“I started smoking a massive amount of weed. Even for me it was truly out of control. My cofounders were furious at me because I wasn’t doing shit. They said, ‘You have to get your act together.’”
Try to walk five blocks of any major city in the U.S., and you’re bound to come across at least one of Starbucks's 13,279 coffee shops. And if Starbucks has its way, a cup of tea could be the next cup of Joe.
We’re covering Apple’s 1 pm announcement live! Follow along. Right now we’re speculating about how nervous Tim Cook gets for these events:
"Steve [Jobs] would wig before keynotes. But it’s like the diva right before the opera. And Steve was brilliant at doing those presentations. And he’d spend months preparing. I mean, he was very passionate about this. He did a phenomenal job."
"The reason why I can produce beautiful sweatshirts with tons of needlework and paneling and gussets, and custom hardware, is because I’m investing way, way more into my product than my competitors are."
The "Greatest Hoodie Ever" is a bold claim. But American Giant makes a case for itself.
- Left: Joanna Coles, editor in chief of Cosmopolitan, takes time for analog tasks like reading the paper at her treadmill desk. “It mitigates the exercise panic that sets in around 4:30.”
- Right: New Yorker writer Susan Orlean is a devotee of the treadmill desk. “I’m not sitting down at all any more to write.”
Some incredibly productive people have treadmill desks. Should you?
1) Your mind-set makes you smarter: Carol Dweck, the Stanford psychologist, has identified two mind-sets that shape, well, our minds. There’s the fixed mind-set, in which you think your thinking abilities can’t change. Then there’s the growth mind-set, in which your thinking abilities can be developed.
"These beliefs matter," Paul observes, "because they influence how we think about our own abilities, how we perceive the world around us, and how we act when faced with a challenge or with adversity."
The question, then, is how to own our development—which is a matter of deliberate practice.
2) Your concentration makes you smarter: If we consider intelligence to be our ability to solve complex tasks, then we need to appreciate how to deal with complexity—namely, with sustained focus, since that’s the only way we can load difficult problems into our heads.
"[The challenge] is getting communities and getting companies to truly keep pace with every single individual because this"—she waved her iPhone—"is enabling them," she said. "If you want to keep the next generation and if you want them to be united, you have to see this is how they live. You have to blow up all your existing policies—everything!—and rebuild them around this."
This summer, we asked Burberry CEO Angela Ahrendts about her company’s greatest challenge. That her first thought was to compare Burberry’s hurdles with that of Apple’s is telling.
Today, Apple named Ahrendts as the company’s new senior vice president of retail.
Is this a good thing or a bad thing? On one hand, it allows for ease of communication, and could potentially take on the world of email. On the other hand… spam.
Two weeks ago, at Fast Company's Innovation by Design conference, Burberry CEO Angela Ahrendts spent time on stage praising her company’s recent collaboration with Apple for a fashion show. What Ahrendts neglected to mention, however, was that her partnership with Apple would soon extend beyond the runway.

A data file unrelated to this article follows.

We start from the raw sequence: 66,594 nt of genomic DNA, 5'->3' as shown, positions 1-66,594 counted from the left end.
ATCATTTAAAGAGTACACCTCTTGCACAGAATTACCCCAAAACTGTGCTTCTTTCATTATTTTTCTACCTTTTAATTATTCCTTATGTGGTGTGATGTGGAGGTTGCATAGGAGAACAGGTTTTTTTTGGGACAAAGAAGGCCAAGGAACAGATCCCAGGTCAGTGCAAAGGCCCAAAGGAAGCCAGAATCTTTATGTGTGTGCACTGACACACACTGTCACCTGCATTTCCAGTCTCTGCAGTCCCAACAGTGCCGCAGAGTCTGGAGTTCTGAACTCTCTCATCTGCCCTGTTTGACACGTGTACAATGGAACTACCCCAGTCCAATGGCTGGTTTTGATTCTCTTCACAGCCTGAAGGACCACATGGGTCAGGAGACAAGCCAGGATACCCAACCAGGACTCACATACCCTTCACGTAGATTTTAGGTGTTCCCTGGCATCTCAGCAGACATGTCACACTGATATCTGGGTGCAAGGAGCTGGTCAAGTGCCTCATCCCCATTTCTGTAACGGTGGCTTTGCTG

Today, Apple announced that Ahrendts would be joining the company as senior vice president of retail and online stores, a newly created position, reporting to CEO Tim Cook. In her role, Ahrendts will “have oversight of the strategic direction, expansion and operation” of the Apple “consumer experience on and offline,” according to a statement Apple released late Monday evening. Most significantly, she brings a reverence for design and customer experience that’s consistent with Apple’s DNA—unlike her predecessor John Browett—which will be crucial in rejuvenating Cupertino’s retail experience.
"6 million square feet of space, which is within spitting distance of the size of the Pentagon … Would you want the Empire State Building or the Pentagon in your backyard?"
Apple’s “spaceship” HQ is coming to Cupertino, and the neighbors are cranky.
Photos: Dai Sugano/Bay Area News Group
"Big data is going to make us all healthier. What kind of diet should certain people be on? Are there things people are doing that make them really high-risk for cancer? There’s a whole group of people who are 100-plus and have no disease. Why?”
—Anne Wojcicki, founder and CEO of genetic-testing startup 23andMe, has two goals: bringing the power of genetic testing to everyday consumers so they can better manage their own health care, and using the aggregated data from those tests to help doctors, scientists, hospitals, and researchers discover new cures for diseases that emanate from troublesome genetic mutations. We spoke to Wojcicki about her plans to revolutionize DNA testing
"If you can cut an hourlong commute each way out of your life, it’s the [happiness] equivalent of making an extra $40,000 a year if you’re at the $50,000 to $60,000 level. It’s an easy way for us to get happier. Move closer to your place of work.”
If Instagram were to add a print button, allowing its massive community of shutterbugs to order physical copies of their photos right from the app, how much revenue could that drive? According to CanvasPop cofounder Adrian Salamunovic, a conservative estimate would peg that number at around $720 million annually.